Italy

group of people performing music on musical instruments

Adrian Willaert and the foundation of the Venetian School

Composer Adrian Willaert was born around 1490 in the Low Countries, and moved at a young age to Paris to study law at the Sorbonne. There, having met composer Jean Mouton, he decided to devote his life to music.

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hand written manuscript

Adriatic relationships: Carlo Goldoni’s La Dalmatina

The 18th century play La Dalmatina by Carlo Goldoni – sometimes referred to as ‘the Italian Molière’ – is a striking illustration of the relationship between Venice, Istria and Dalmatia.

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Elsa Schiaparelli: Declaring Feminine Willpower through Fashion

Elsa Schiaparelli is one of the most renowned personalities in fashion history. Not only because she was one of the most striking designers of 1930s Paris, but also because she was a woman who always fought for her plans to become reality, and for her voice to be heard directly through her stunning and unforgettable […]

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Pizza: a slice of migration history

Pizza – possibly one of the most popular, tasty and simple things you can have for dinner tonight. But behind its simplicity lies a much more complex history – this is the tale of the Margherita’s migration.

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crowdheritage, strike a match for education

Three projects #MadewithEuropeana go crowdfunding. Help them grow!

In collaboration with crowdfunding platform Goteo, we recently launched a match funding call that offers 10,000 EUR to support projects using digital cultural content in secondary education. Three innovative projects were selected and started their crowdfunding campaigns on Goteo.org. Their first round will run until 5 June. If the projects meet their minimum financial goal […]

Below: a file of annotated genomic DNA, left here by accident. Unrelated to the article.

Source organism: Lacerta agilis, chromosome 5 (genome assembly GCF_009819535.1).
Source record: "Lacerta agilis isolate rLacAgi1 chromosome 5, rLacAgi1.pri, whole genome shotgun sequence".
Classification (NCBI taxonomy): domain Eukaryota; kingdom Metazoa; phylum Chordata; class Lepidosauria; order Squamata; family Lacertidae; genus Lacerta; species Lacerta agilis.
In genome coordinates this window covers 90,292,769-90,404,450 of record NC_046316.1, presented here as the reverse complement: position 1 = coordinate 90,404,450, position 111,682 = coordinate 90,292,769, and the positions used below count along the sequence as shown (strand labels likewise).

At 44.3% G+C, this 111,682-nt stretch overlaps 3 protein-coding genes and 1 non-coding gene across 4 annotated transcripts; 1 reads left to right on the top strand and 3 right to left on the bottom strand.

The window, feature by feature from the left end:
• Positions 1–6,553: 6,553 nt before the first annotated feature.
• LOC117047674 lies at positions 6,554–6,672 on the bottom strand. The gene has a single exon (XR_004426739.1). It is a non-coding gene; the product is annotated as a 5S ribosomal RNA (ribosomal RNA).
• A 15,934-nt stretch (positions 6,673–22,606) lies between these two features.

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#5WomenArtists: celebrating female artists from across Europe

Ask someone to name five artists and responses are likely to include famous European names such as Picasso, van Gogh, Monet, da Vinci — all male artists. Ask them to name five women artists, and the question poses more of a challenge. Last year, in honour of Women’s History Month, the National Museum of Women […]

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Viva Verdi! The composer beyond the music

Verdi as a composer, Verdi and the Italian Risorgimento, Verdi as a farmer, Verdi in the movies, Verdi as national icon… How many performers can boast such a wide impact on fields other than the music? His portrait is everywhere: paintings, caricatures, postcards, stamps, dishes, cups, banknotes, …

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Stories and testimonies of Italian soldiers who fought and perished in the Great War

Following the ‘Documenting the Great War‘ blogpost, Istituto Centrale per il Catalogo Unico delle Biblioteche Italiane e per le Informazioni Bibliografiche (ICCU) – Central Institute for the Union Catalogue (ICCU) highlights some of the memories contributed by citizens at the ‘Seminario formativo e raccolta di fotografie, lettere, ricordi della Grande guerra’ community collection day held […]

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Marco Polo – the man who brought China to Europe